Pa.R.C.P. 2227 provides that “[p]ersons having only a joint interest in the subject matter of an action must be joined on the same side as plaintiffs or defendants.” In Moorehead v. Lopatin, 445 A.2d 1308 (Pa.Super. 1982), the Superior Court held that in an action for personal injuries caused by “the alleged negligent maintenance of real estate owned by two parties as tenants by the entireties, and where no attempt has been made to amend the complaint to join the spouse within the period allowed by the applicable statute of limitations, [the Court found] no difficulty in holding that summary judgment dismissing the complaint is dictated.” Id. at 1310. Two decades later, the Superior Court, in Enright v. Kirkendall, 819 A.2d 555 (Pa.Super. 2003), reaffirmed the Moorehead decision. However, the Enright Court distinguished the case before it with that in Gaynor v. Gyuris, 707 A.2d 537 (Pa.Super. 1998), in which the Superior Court reversed the lower court’s dismissal of complaint for failure to join an indispensable party. The Enright Court noted that the plaintiff in Enright sought recovery against the defendant solely as an owner whereas the plaintiff in Gaynor sought recovery against the defendant as an occupant, even though defendant was also an owner. Therefore, we interpret from these decision that Moorehead is applicable only where a plaintiff has brought suit against a defendant qua owner, without naming the other co-owner(s) as parties thereto, and is not applicable where the plaintiff brings suit against defendant in some other capacity, even though defendant may be a co-owner of the property.
Miller argues that Loshaw’s claim should be dismissed because he failed to join an indispensable party. Miller contends that Loshaw’s negligence claims are based solely on Miller’s duty, as owner of the Premises, to maintain it in a reasonably safe condition. In March of 2005, Miller, along with Wife, Wife, purchased the Premises and the deed dated April 1, 2005, names both Miller and his wife as tenants in the entireties. Therefore, Miller alleges that Loshaw has failed to join Wife as an indispensable party.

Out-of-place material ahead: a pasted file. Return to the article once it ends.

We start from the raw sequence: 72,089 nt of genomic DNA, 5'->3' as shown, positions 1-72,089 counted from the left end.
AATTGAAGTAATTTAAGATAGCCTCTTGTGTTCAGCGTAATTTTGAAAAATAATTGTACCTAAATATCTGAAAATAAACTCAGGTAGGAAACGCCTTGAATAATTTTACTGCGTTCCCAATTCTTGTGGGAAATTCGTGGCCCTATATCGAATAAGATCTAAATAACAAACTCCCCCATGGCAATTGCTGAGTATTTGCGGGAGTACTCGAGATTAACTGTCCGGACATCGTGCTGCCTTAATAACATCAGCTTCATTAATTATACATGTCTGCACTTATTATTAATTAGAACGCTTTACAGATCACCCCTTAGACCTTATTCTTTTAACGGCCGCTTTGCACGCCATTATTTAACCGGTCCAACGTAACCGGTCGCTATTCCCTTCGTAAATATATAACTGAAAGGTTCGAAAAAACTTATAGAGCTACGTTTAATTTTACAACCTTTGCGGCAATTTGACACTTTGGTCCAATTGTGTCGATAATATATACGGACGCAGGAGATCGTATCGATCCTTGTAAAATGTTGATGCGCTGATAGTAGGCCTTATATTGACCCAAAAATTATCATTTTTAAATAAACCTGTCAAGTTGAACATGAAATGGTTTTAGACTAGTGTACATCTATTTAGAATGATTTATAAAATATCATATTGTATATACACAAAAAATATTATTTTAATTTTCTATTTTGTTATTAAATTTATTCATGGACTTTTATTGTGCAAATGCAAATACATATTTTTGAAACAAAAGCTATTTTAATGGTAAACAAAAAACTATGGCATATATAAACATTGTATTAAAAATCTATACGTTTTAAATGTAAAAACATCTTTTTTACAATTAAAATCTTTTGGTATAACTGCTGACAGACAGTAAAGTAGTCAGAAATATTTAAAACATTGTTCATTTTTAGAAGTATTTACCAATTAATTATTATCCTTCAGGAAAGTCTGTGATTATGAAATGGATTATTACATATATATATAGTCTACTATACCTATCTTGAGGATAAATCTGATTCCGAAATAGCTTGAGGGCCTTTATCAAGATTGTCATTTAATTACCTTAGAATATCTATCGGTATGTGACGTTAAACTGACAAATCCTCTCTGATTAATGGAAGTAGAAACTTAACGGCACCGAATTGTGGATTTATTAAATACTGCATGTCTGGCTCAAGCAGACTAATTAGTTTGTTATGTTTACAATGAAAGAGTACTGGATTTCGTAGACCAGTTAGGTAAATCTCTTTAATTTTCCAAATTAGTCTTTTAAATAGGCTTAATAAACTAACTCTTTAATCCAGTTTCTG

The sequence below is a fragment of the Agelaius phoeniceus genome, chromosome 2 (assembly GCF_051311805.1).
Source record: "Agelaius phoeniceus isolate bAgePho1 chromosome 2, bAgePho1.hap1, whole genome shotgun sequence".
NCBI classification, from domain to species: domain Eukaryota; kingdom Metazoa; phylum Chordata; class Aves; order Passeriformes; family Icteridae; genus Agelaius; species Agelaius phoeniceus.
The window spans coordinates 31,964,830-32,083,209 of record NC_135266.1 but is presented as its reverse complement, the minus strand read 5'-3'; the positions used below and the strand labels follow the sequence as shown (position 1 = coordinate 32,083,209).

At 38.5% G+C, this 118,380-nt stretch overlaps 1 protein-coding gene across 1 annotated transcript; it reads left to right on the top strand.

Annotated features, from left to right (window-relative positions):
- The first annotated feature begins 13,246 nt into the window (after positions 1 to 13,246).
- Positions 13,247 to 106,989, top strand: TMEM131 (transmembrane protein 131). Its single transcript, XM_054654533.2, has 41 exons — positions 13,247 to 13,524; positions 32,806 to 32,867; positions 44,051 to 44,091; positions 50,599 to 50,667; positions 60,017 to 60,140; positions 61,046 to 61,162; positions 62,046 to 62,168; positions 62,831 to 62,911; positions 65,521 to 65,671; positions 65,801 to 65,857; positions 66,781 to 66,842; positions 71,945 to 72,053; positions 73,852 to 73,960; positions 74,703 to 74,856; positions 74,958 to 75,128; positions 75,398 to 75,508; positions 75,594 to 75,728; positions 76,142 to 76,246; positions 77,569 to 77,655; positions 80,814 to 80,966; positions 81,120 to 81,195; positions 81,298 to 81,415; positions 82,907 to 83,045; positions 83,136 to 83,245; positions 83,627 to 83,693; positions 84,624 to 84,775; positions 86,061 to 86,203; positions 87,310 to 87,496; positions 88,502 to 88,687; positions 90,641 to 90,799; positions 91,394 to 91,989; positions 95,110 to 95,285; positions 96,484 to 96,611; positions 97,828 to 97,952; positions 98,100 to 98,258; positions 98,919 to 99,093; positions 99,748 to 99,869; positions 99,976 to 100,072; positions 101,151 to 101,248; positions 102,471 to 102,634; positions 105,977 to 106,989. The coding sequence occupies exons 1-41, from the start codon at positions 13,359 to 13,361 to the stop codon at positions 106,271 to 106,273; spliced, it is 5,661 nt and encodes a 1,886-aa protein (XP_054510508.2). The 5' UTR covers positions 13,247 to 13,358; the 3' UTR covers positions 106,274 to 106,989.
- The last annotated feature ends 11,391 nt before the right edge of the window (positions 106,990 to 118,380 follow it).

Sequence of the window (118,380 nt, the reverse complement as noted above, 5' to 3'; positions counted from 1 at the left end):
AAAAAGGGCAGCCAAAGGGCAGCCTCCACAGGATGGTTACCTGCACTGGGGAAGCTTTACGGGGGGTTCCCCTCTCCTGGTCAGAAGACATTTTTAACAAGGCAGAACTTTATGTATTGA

Miller cites to the decision of the Court of Common Pleas of Schuylkill County in Barry, et al. v. McGinley, No. 675-98 (C.P. Schuylkill November 19, 2002) as persuasive on this matter. In Barry, the Plaintiffs were tenants in a building that was destroyed by a fire. The Defendant was an owner of the property, but Plaintiffs sued Defendant as landlord and alleged that they suffered damages due to defendant’s negligence in failing to maintain and inspect the wiring in the building. Defendant, in a second filed motion for summary judgment, argued that the duties upon which plaintiffs based their action, arose from Defendant’s status as an owner, and that Plaintiffs had failed to join an indispensable party, as Defendant’s wife was a co-owner of the property. The court denied Defendant’s motion, but provided the Plaintiffs thirty days within which to provide evidence that Defendant’s status as owner was different than his wife’s, and if not, Defendant would be permitted to file a motion to dismiss for lack of jurisdiction. In its decision on the motion for summary judgment, the court noted that where Defendant’s and wife’s connection, interest and rights in the real property were identical, then the cause of action is based solely on Defendant’s status as owner of the real property and the action should be dismissed for failure to join an indispensable party. Defendant filed a motion to dismiss, attaching the deposition of Defendant’s wife. The court, in granting Defendant’s motion to dismiss, noted that “[w]hen negligence is based on duties arising from something other than ownership, and the property is owned by husband and wife as tenants in the entireties, the suit may be filed against only the party alleged to have breached the duty and the other party (co-owner) is not an indispensable party.” Id. at 5. The court also noted that in her deposition, defendant’s wife testified that she visited the property, though infrequently, and she signed the lease made with plaintiffs and wrote checks pertaining to the property. Id. at 6.
Loshaw argues that Wife is not an indispensable party to the action herein because she is not a named landlord, she was not involved in the maintenance of the Premises, she owed no duty of care to Loshaw and she is not a named insured under the insurance policy applicable to the claim (“the Policy”), therefore negating her liability for payment of any damages. 1 Since Wife is not an indispensable party, the matter should be decided on its merits and not dismissed due to an alleged technicality.
Loshaw asserts that the legal relationship and duty of care between Loshaw and Miller are established by the Lease Agreement. He contends that he is suing Miller as a tenant against the landlord. Therefore, since Wife did not sign the Lease Agreement, she cannot be held to the obligations established thereunder.